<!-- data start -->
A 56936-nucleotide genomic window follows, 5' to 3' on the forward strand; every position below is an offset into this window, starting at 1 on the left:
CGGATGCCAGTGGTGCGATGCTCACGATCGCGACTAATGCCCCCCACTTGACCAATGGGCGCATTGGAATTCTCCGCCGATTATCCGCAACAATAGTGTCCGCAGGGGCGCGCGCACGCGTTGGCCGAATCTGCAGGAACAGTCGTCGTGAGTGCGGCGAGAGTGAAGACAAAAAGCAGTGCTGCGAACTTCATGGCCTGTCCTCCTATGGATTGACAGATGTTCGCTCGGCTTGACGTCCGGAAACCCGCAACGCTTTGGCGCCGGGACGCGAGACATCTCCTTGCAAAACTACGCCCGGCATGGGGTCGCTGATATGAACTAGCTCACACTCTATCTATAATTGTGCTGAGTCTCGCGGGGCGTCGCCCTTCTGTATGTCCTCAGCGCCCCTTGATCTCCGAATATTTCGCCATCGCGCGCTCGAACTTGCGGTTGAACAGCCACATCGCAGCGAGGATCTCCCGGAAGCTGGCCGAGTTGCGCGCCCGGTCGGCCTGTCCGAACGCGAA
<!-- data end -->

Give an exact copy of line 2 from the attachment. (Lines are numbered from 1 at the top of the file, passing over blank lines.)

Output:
CGGATGCCAGTGGTGCGATGCTCACGATCGCGACTAATGCCCCCCACTTGACCAATGGGCGCATTGGAATTCTCCGCCGATTATCCGCAACAATAGTGTCCGCAGGGGCGCGCGCACGCGTTGGCCGAATCTGCAGGAACAGTCGTCGTGAGTGCGGCGAGAGTGAAGACAAAAAGCAGTGCTGCGAACTTCATGGCCTGTCCTCCTATGGATTGACAGATGTTCGCTCGGCTTGACGTCCGGAAACCCGCAACGCTTTGGCGCCGGGACGCGAGACATCTCCTTGCAAAACTACGCCCGGCATGGGGTCGCTGATATGAACTAGCTCACACTCTATCTATAATTGTGCTGAGTCTCGCGGGGCGTCGCCCTTCTGTATGTCCTCAGCGCCCCTTGATCTCCGAATATTTCGCCATCGCGCGCTCGAACTTGCGGTTGAACAGCCACATCGCAGCGAGGATCTCCCGGAAGCTGGCCGAGTTGCGCGCCCGGTCGGCCTGTCCGAACGCGAA